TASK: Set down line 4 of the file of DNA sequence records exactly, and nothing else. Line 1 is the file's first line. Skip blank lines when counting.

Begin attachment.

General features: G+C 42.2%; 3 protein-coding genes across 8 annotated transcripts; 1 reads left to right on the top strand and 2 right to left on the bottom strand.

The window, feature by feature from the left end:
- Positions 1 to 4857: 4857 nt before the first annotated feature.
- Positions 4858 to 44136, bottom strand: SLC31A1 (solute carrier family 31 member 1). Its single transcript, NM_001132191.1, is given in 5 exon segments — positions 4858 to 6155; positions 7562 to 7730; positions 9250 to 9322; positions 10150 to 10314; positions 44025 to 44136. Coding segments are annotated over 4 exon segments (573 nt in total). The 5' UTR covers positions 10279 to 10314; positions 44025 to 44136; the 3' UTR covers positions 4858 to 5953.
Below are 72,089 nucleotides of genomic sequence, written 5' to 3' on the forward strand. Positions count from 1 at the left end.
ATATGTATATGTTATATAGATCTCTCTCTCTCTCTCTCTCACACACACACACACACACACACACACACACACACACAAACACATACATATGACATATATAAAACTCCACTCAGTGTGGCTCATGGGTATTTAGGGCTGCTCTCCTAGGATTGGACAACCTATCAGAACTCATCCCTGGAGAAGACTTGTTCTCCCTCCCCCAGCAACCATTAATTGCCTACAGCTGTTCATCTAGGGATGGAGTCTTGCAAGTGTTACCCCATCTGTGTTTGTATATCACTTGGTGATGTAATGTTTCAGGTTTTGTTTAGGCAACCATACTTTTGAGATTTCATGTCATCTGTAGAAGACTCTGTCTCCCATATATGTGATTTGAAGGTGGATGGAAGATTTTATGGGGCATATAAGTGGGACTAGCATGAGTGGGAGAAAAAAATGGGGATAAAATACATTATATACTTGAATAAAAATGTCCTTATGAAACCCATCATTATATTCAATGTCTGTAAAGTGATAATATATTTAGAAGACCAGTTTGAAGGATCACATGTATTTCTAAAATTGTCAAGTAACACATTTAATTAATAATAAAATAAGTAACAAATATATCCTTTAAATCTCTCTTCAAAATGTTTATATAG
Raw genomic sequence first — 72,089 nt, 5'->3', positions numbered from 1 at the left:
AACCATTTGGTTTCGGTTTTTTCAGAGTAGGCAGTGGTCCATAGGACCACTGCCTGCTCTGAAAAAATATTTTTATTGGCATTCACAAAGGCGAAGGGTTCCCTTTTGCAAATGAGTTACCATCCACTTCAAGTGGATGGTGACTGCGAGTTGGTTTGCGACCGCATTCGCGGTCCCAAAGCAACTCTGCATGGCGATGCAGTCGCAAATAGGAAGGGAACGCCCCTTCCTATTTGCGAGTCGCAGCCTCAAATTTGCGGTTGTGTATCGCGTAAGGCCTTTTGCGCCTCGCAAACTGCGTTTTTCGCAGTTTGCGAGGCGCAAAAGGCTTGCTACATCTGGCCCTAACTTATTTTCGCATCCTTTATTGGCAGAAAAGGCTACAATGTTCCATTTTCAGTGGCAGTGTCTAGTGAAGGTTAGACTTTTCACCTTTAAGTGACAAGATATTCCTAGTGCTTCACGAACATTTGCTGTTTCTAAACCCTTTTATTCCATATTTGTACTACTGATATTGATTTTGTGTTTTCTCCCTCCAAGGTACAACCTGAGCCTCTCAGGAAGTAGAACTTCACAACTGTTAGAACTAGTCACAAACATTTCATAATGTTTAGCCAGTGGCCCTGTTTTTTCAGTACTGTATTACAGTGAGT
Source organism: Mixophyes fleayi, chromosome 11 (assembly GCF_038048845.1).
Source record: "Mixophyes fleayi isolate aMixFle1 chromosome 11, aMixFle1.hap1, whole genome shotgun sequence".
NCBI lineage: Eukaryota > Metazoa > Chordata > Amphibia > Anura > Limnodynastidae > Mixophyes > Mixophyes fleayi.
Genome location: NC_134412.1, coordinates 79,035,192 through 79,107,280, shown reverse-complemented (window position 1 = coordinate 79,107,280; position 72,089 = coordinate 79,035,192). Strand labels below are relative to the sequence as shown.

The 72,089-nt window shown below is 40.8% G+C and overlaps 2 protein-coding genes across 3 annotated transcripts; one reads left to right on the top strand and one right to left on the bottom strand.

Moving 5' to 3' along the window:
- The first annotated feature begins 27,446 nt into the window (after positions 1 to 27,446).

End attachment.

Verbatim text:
- Positions 4858 to 44136, bottom strand: SLC31A1 (solute carrier family 31 member 1). Its single transcript, NM_001132191.1, is given in 5 exon segments — positions 4858 to 6155; positions 7562 to 7730; positions 9250 to 9322; positions 10150 to 10314; positions 44025 to 44136. Coding segments are annotated over 4 exon segments (573 nt in total). The 5' UTR covers positions 10279 to 10314; positions 44025 to 44136; the 3' UTR covers positions 4858 to 5953.